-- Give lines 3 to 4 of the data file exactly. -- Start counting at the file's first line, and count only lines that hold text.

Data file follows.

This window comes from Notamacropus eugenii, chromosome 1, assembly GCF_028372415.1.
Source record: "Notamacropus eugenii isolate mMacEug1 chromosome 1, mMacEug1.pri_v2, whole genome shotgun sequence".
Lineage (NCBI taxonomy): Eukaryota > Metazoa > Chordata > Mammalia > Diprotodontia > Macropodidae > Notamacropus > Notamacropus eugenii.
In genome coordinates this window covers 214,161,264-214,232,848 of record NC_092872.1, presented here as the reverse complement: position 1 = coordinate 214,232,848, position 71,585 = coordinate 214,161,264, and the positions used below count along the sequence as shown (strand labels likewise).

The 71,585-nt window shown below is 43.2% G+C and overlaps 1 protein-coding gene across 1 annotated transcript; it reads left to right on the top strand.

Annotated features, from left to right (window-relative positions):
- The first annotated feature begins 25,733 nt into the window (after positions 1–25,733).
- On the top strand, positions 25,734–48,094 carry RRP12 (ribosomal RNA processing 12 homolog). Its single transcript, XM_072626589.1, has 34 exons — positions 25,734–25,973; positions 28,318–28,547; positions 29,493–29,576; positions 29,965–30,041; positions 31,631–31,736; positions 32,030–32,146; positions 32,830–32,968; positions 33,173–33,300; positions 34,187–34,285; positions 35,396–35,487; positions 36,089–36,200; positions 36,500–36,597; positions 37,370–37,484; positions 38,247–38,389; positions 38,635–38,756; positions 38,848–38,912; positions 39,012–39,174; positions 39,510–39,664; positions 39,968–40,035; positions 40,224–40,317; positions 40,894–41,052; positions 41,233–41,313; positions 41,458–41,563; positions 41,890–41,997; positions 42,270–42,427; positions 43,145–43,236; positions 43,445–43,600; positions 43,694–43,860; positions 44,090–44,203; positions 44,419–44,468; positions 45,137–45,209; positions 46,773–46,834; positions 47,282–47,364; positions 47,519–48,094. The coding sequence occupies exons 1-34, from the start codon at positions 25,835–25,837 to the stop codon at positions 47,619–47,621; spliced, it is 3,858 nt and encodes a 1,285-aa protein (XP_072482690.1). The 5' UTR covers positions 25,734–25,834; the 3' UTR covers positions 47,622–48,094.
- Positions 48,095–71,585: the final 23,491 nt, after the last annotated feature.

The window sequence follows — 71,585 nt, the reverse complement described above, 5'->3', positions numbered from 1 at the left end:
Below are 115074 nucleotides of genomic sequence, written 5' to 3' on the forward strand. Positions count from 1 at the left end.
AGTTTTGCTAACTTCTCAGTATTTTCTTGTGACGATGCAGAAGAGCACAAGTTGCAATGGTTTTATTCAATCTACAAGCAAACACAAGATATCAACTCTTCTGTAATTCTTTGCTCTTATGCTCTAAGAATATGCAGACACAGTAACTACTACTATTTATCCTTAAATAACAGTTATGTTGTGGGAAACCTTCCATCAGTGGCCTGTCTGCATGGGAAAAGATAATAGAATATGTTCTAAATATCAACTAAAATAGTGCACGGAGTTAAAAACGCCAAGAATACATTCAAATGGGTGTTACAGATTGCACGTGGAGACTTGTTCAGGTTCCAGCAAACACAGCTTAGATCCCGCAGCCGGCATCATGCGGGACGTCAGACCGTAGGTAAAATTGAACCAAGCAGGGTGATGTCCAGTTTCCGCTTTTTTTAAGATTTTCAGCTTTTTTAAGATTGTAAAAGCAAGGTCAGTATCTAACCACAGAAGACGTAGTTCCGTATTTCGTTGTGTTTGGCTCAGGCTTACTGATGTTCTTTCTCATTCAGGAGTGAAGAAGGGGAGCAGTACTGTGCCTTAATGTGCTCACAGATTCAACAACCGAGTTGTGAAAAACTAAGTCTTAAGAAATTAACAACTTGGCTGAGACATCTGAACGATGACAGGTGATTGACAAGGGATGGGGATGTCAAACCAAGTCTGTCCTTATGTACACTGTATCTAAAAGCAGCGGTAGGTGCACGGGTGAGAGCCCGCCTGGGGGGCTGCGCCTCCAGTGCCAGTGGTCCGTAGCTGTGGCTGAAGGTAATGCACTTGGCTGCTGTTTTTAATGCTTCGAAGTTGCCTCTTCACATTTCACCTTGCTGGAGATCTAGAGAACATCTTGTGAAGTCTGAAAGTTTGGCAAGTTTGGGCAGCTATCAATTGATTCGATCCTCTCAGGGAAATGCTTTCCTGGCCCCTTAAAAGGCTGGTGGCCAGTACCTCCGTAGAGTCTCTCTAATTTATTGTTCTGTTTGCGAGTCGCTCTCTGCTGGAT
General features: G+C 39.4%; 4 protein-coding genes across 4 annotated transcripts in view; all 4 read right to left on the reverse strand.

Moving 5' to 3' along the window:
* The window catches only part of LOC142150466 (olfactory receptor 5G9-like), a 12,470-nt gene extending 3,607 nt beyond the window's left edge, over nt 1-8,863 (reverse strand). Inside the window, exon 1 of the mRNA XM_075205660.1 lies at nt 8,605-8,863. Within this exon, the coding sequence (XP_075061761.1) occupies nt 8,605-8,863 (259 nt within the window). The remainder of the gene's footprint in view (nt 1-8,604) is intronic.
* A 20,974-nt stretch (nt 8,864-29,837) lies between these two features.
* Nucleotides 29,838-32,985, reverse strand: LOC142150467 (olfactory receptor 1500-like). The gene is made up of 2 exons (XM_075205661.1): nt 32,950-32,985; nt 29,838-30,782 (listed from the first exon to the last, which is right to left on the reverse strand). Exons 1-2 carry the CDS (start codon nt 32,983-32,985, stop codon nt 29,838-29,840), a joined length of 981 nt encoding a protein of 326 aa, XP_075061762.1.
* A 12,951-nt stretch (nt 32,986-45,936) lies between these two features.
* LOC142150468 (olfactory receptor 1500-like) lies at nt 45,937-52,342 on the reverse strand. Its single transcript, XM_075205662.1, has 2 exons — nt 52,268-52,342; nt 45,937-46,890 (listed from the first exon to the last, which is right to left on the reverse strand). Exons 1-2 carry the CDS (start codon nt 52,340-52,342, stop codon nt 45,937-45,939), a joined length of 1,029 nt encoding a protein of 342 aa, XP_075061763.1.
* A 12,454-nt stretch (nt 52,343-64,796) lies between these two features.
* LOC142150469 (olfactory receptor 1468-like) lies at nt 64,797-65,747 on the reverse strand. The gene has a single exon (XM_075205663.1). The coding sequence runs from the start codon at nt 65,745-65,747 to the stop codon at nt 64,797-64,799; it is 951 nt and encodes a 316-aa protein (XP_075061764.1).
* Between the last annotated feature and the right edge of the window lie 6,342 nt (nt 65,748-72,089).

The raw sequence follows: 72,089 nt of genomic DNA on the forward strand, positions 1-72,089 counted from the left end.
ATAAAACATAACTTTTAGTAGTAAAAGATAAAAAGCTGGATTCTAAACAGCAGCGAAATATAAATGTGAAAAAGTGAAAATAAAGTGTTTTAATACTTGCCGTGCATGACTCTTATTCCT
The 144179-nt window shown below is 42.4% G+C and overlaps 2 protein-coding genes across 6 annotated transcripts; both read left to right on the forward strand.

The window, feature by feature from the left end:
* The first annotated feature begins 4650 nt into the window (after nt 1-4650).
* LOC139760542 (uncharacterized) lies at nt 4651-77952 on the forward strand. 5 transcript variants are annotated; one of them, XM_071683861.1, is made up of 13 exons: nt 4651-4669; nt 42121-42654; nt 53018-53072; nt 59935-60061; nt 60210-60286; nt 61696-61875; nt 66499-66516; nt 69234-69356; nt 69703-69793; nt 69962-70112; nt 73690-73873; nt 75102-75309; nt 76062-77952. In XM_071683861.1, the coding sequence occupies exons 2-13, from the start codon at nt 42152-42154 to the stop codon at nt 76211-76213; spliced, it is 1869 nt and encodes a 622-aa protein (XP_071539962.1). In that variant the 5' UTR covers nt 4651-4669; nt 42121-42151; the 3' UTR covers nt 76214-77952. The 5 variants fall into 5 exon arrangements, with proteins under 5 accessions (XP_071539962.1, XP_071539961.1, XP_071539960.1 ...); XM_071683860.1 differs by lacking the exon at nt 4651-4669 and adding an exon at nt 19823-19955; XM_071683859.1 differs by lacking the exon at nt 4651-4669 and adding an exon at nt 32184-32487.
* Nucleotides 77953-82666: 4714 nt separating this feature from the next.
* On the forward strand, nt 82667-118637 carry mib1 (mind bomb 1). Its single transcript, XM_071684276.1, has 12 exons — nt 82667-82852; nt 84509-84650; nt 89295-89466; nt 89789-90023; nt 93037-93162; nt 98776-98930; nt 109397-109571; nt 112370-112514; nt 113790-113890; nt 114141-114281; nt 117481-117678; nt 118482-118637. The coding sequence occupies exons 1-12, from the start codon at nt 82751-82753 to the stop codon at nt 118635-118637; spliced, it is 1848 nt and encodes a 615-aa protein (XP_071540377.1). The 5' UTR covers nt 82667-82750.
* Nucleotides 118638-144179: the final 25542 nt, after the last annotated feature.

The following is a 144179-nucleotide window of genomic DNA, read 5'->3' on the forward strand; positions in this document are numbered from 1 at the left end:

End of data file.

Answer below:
Lineage (NCBI taxonomy): Eukaryota > Metazoa > Chordata > Mammalia > Diprotodontia > Macropodidae > Notamacropus > Notamacropus eugenii.
In genome coordinates this window covers 214,161,264-214,232,848 of record NC_092872.1, presented here as the reverse complement: position 1 = coordinate 214,232,848, position 71,585 = coordinate 214,161,264, and the positions used below count along the sequence as shown (strand labels likewise).